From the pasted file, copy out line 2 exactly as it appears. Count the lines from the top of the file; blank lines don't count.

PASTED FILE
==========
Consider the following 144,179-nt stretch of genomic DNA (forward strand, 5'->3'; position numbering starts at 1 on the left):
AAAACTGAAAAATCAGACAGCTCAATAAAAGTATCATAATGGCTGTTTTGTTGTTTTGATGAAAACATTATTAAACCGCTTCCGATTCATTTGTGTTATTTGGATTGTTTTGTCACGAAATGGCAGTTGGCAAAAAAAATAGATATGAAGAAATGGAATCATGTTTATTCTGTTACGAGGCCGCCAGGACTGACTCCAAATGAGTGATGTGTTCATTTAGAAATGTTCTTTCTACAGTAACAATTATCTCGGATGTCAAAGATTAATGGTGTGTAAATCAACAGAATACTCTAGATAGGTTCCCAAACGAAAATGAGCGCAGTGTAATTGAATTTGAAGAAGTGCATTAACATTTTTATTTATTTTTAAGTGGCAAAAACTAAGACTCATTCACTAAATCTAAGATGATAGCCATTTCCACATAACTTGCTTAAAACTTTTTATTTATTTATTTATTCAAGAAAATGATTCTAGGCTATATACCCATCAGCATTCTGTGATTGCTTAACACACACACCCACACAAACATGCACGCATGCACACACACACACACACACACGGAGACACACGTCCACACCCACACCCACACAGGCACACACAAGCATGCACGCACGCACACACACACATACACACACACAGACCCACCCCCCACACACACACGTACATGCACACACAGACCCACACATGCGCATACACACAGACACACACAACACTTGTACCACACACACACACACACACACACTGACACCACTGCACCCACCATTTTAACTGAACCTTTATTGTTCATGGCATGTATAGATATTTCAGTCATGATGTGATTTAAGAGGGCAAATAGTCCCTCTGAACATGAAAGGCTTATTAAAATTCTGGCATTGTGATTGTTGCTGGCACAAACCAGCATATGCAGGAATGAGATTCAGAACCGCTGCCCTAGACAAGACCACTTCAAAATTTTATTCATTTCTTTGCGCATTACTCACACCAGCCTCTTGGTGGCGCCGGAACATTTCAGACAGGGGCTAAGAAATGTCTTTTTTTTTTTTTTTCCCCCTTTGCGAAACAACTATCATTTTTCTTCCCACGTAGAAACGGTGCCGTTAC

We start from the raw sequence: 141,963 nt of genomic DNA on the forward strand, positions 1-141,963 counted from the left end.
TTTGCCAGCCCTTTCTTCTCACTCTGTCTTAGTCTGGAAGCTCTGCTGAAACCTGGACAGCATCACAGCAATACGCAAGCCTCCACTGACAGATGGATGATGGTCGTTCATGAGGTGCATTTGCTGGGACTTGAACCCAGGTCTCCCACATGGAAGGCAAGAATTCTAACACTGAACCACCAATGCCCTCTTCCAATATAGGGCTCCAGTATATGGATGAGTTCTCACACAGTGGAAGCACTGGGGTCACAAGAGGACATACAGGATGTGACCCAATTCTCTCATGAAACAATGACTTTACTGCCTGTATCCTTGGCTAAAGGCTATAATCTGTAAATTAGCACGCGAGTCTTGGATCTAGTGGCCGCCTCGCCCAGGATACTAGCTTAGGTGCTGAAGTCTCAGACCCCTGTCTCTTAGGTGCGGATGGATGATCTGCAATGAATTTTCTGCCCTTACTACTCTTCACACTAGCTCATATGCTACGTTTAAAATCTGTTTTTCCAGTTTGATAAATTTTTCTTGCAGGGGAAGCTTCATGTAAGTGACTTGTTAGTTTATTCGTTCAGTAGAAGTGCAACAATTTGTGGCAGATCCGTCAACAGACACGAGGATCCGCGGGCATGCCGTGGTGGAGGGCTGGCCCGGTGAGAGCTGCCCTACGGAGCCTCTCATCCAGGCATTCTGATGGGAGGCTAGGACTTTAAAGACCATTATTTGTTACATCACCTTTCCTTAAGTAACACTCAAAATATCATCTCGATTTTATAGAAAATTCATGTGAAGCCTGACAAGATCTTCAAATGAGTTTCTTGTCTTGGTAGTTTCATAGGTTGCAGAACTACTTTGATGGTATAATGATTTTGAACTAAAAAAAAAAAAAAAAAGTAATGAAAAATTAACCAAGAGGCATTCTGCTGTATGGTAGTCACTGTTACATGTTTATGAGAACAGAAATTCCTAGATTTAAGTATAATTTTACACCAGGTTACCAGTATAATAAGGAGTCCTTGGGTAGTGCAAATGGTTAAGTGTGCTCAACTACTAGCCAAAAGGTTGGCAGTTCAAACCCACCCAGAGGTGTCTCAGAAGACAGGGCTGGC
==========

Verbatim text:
AAAACTGAAAAATCAGACAGCTCAATAAAAGTATCATAATGGCTGTTTTGTTGTTTTGATGAAAACATTATTAAACCGCTTCCGATTCATTTGTGTTATTTGGATTGTTTTGTCACGAAATGGCAGTTGGCAAAAAAAATAGATATGAAGAAATGGAATCATGTTTATTCTGTTACGAGGCCGCCAGGACTGACTCCAAATGAGTGATGTGTTCATTTAGAAATGTTCTTTCTACAGTAACAATTATCTCGGATGTCAAAGATTAATGGTGTGTAAATCAACAGAATACTCTAGATAGGTTCCCAAACGAAAATGAGCGCAGTGTAATTGAATTTGAAGAAGTGCATTAACATTTTTATTTATTTTTAAGTGGCAAAAACTAAGACTCATTCACTAAATCTAAGATGATAGCCATTTCCACATAACTTGCTTAAAACTTTTTATTTATTTATTTATTCAAGAAAATGATTCTAGGCTATATACCCATCAGCATTCTGTGATTGCTTAACACACACACCCACACAAACATGCACGCATGCACACACACACACACACACACGGAGACACACGTCCACACCCACACCCACACAGGCACACACAAGCATGCACGCACGCACACACACACATACACACACACAGACCCACCCCCCACACACACACGTACATGCACACACAGACCCACACATGCGCATACACACAGACACACACAACACTTGTACCACACACACACACACACACACACTGACACCACTGCACCCACCATTTTAACTGAACCTTTATTGTTCATGGCATGTATAGATATTTCAGTCATGATGTGATTTAAGAGGGCAAATAGTCCCTCTGAACATGAAAGGCTTATTAAAATTCTGGCATTGTGATTGTTGCTGGCACAAACCAGCATATGCAGGAATGAGATTCAGAACCGCTGCCCTAGACAAGACCACTTCAAAATTTTATTCATTTCTTTGCGCATTACTCACACCAGCCTCTTGGTGGCGCCGGAACATTTCAGACAGGGGCTAAGAAATGTCTTTTTTTTTTTTTTTCCCCCTTTGCGAAACAACTATCATTTTTCTTCCCACGTAGAAACGGTGCCGTTAC